Was I happy for him? Yes. Was I jealous? Also yes.
So for an hour afterwards, he and I kept trying to find me one. He also got his wife Jennifer to try on her phone. All three of us, just using our phones to try to nab me a PS5 pre-order. It’s the 2020, social-distancing equivalent of waiting outside the doors of Walmart for the doors to open so a mob of shoppers can all try to grab the same item. Safety in numbers, and all that. Sadly, though, that first night was a bust.
Do I Even Want To Pre-Order A PS5?
I wasn’t super upset. After all, I wasn’t even 100% convinced I wanted a PlayStation 5. I was kind of interested in the new Ratchet and Clank game, and Sackboy might be cool. But neither of those games were worth spending $500 for a new console. I typically wait a year or so before buying the latest console, so it can get its bugs worked out and the cost is a little cheaper. Then, I saw Final Fantasy 16 at the PS5 Showcase.
If there’s one game that would unequivocally get me to buy a PS5, it’d be Dragon Quest 12. But FF16‘s return to high fantasy was certainly interesting, and it was made by the same development team as the MMORPG Final Fantasy XIV. So…that certainly got my attention. Maybe I’d like a PS5, after all, especially since Final Fantasy 16 was being promoted as a timed exclusive.
So, I wasn’t completely upset about missing out on PS5 pre-orders. But then the next night rolled around, and Walmart got restocks. B.J. offered to help me try to nab one, so we both stayed up and tried like crazy to add one to our carts once the pre-orders went live. It didn’t work. Once again, some stranger coldcocked me, but this time I didn’t even have a PS5 in my cart. Maybe it just wasn’t meant to be.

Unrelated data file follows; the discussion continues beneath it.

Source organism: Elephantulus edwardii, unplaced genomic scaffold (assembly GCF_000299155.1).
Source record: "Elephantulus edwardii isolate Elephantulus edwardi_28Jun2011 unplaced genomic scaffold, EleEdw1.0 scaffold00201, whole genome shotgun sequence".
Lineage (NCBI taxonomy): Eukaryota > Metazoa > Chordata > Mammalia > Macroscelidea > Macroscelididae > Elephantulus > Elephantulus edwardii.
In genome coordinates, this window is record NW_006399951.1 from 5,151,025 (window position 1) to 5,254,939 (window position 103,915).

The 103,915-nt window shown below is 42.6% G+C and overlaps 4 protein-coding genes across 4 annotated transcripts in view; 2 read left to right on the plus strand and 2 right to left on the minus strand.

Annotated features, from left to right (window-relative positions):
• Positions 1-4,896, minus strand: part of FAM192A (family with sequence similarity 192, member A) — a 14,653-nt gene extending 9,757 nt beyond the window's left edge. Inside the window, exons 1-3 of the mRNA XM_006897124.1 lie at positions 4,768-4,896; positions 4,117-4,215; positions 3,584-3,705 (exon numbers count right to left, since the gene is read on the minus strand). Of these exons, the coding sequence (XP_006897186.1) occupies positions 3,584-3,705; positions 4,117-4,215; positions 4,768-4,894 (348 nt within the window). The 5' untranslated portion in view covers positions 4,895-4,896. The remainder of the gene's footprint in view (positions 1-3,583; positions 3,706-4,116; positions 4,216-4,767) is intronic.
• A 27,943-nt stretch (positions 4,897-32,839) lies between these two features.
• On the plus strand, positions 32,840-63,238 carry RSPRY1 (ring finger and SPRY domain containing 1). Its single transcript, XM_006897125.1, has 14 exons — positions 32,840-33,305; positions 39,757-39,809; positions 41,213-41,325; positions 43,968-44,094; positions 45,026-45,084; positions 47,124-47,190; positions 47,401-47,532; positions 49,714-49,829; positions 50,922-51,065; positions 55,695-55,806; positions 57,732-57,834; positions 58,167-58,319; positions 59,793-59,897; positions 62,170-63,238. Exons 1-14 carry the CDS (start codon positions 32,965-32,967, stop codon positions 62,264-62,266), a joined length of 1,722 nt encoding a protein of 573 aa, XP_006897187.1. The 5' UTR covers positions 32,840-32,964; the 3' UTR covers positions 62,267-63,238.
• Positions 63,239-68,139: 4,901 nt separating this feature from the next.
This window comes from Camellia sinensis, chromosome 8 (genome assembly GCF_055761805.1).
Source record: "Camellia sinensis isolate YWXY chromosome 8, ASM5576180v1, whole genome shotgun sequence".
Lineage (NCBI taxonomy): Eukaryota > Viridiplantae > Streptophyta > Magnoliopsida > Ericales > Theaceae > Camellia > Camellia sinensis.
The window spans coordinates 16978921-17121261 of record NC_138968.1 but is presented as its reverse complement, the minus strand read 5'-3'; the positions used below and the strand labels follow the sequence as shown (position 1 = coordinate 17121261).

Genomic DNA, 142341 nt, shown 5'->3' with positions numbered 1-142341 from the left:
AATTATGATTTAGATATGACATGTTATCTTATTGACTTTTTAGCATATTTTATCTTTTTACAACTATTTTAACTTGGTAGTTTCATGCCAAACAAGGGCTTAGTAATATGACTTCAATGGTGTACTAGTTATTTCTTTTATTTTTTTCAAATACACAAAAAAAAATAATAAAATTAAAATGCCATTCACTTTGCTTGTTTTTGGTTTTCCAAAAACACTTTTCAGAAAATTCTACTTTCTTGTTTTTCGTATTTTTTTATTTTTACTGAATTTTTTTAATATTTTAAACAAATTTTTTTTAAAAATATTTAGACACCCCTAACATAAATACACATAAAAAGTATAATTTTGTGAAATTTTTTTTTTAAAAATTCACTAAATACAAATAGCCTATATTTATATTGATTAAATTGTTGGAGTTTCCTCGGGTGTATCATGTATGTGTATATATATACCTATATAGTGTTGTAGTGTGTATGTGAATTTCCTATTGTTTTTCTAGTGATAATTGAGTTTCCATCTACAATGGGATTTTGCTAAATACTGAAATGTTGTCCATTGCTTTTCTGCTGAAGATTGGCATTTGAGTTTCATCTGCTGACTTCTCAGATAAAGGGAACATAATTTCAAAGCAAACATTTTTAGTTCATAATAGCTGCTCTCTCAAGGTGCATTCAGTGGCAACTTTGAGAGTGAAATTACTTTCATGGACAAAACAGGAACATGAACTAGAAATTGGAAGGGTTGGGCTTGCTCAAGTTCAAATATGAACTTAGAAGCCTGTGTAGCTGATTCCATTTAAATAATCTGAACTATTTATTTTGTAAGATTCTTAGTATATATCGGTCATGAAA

Pre-Orders, Friendship, and the PlayStation 5
About an hour later, I got a call from B.J. That was weird. I mean, we habitually text every single day like those two girls in that “IDK my BFF Jill” AT&T commercial from a few years ago. But we hardly ever call each other. Something was either VERY wrong…or VERY right. Since we’d been trying to get a PS5 all night, I thought maybe it was about that.
Sure enough, the sly old fox pulled through. “Hey, I got you a PS5,” he said. And I wanted to scream. I didn’t, of course, because I’m a grownass man with three kids who were all sleeping, but you can appreciate the sentiment.
And that’s what friendship is really all about. It’s staying up at night to try to nab a PlayStation 5 for your buddy. It’s especially meaningful in a year like this, when forced distance can sometimes mean friendships fade away. Sure, maybe you can’t hang out on your friend’s couch or stay up until midnight outside of GameStop for the newest console to release, but there are other ways to show you care. There are other things to unite us. And sometimes, maybe it’s something as simple and silly as staying up late to pre-order a PS5.
If you enjoyed the post, you can find more at DragonQuestAustin.com. You can also check out my book, The Dragon Quest Book: Interviews and Reflections on the Fandom in the West, available at Amazon and other retailers.